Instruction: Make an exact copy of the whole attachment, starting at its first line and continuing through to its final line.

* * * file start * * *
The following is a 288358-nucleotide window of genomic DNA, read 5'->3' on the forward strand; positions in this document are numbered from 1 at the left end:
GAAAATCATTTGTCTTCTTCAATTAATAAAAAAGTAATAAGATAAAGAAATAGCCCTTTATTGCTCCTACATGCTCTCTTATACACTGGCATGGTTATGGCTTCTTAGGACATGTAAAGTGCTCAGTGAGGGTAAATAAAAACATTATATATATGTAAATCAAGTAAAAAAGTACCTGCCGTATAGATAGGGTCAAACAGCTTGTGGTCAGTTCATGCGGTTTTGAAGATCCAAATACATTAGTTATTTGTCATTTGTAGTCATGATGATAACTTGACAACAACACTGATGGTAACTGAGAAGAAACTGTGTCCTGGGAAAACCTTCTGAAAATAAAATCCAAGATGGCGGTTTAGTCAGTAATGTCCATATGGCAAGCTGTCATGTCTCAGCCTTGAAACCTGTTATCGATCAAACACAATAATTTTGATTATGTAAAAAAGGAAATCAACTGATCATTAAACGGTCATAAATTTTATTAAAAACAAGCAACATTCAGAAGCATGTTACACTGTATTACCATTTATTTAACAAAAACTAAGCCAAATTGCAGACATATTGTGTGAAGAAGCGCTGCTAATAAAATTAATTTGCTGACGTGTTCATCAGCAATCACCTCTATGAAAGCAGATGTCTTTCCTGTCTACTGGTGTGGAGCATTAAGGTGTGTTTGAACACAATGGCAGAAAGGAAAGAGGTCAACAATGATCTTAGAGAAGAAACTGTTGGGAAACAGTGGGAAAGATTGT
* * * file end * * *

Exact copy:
The following is a 288358-nucleotide window of genomic DNA, read 5'->3' on the forward strand; positions in this document are numbered from 1 at the left end:
GAAAATCATTTGTCTTCTTCAATTAATAAAAAAGTAATAAGATAAAGAAATAGCCCTTTATTGCTCCTACATGCTCTCTTATACACTGGCATGGTTATGGCTTCTTAGGACATGTAAAGTGCTCAGTGAGGGTAAATAAAAACATTATATATATGTAAATCAAGTAAAAAAGTACCTGCCGTATAGATAGGGTCAAACAGCTTGTGGTCAGTTCATGCGGTTTTGAAGATCCAAATACATTAGTTATTTGTCATTTGTAGTCATGATGATAACTTGACAACAACACTGATGGTAACTGAGAAGAAACTGTGTCCTGGGAAAACCTTCTGAAAATAAAATCCAAGATGGCGGTTTAGTCAGTAATGTCCATATGGCAAGCTGTCATGTCTCAGCCTTGAAACCTGTTATCGATCAAACACAATAATTTTGATTATGTAAAAAAGGAAATCAACTGATCATTAAACGGTCATAAATTTTATTAAAAACAAGCAACATTCAGAAGCATGTTACACTGTATTACCATTTATTTAACAAAAACTAAGCCAAATTGCAGACATATTGTGTGAAGAAGCGCTGCTAATAAAATTAATTTGCTGACGTGTTCATCAGCAATCACCTCTATGAAAGCAGATGTCTTTCCTGTCTACTGGTGTGGAGCATTAAGGTGTGTTTGAACACAATGGCAGAAAGGAAAGAGGTCAACAATGATCTTAGAGAAGAAACTGTTGGGAAACAGTGGGAAAGATTGT